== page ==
Talib Kweli wrote an article defending Lauryn Hill and how she conducts her concerts. There are many who are complaining that she doesn’t sing her hits and when she does, she does them in a way that does not resemble the original songs. Not to mention that she is notorious for showing up late.
“I am not obligated to make the same album over and over again just because fans demand it. I am allowed to try new things, succeed at them or fail at them. I am allowed to not make music anymore ever if that’s what I choose to do. I am allowed to give a shitty show or not even show up if I feel like it. Hopefully, that will never happen, but if it does, it will never take away from the quality of the work I’ve already put out into the world.” Read Full Article Here
He is correct; he is not obligated to give us the same album over and over again. The recent death of Prince illustrates that fans of an artist will accept the art they give us because we know the artist is being authentic and true to their craft. But Prince never cheated his fans at a concert. He knew when we came to see him, he could do whatever he wanted but he always gave us what we came to see and hear. As an artist, when you ask someone to pay $100 for tickets, plus the cost of parking, and everything that goes with attending a concert, you have an obligation to give a great show. Does a shitty concert take away from the music the artist has already given us; no. But it takes away the connection that we have with the artist. If you’re going to give shitty concerts, the artist can do us all a favor and just record YouTube clips and not ask us to fork over our hard earned money to see and hear something that drew us to the artist in the first place.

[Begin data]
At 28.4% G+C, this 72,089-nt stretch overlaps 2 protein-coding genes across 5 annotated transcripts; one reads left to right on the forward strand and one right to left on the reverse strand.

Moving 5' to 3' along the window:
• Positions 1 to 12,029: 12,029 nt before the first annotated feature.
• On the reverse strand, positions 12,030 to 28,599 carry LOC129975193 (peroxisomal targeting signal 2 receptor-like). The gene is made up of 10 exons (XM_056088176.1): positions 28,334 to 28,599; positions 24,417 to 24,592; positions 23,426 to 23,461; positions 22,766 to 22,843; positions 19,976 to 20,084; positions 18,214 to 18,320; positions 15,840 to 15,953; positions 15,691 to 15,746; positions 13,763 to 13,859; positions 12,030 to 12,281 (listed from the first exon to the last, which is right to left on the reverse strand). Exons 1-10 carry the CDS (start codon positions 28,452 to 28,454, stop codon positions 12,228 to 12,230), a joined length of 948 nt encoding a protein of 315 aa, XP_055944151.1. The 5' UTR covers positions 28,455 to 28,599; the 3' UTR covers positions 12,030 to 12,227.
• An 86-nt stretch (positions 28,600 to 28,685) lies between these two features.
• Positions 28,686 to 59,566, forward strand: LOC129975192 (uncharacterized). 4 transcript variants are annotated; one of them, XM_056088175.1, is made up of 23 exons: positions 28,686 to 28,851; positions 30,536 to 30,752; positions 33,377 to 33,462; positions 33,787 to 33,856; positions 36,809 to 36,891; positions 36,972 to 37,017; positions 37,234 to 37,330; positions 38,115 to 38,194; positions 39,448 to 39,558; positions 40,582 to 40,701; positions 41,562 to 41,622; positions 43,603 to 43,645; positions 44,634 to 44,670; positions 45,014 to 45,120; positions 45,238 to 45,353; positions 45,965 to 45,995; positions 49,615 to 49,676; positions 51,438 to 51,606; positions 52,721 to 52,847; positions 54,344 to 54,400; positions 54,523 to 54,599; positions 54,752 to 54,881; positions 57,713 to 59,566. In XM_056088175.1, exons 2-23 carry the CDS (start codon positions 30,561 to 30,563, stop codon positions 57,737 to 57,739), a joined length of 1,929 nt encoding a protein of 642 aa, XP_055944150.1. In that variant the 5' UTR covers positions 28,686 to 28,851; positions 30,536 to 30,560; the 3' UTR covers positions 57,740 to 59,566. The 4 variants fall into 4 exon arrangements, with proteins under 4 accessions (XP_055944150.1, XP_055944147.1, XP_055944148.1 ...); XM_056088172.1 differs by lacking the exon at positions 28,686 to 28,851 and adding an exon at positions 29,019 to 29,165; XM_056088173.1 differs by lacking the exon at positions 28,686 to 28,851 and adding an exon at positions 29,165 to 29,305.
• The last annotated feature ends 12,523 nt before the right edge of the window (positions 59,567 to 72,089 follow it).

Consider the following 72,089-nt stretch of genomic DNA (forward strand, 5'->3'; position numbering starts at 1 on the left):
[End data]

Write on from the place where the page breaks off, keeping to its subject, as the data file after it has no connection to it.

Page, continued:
A concert is a customer-centered endeavor and a business transaction as much as it is a live expression of the music the artist created. According to Talib, an artist can do a concert that is completely disconnected from the music that represents them. Image Michael Jackson, dropping the Thriller album, going on a world tour where the concert is a reggae and ballad version of the Album. Imagine paying to see that concert and he never sings Billie Jean, Beat it or Human Nature. Imaging complaining and having him tell you, he already gave you the music on the album. That would be cheating his fans.
An artist has all of the freedom they need in the writing and production of their songs – Label input notwithstanding. They are free to release whatever version of their songs that moves them the most. In an intimate setting like what MTV did with Unplugged, they have the license freedom to perform a set as they like. In fact, I’d welcome a set listening to Sade sing with just an acoustic guitar.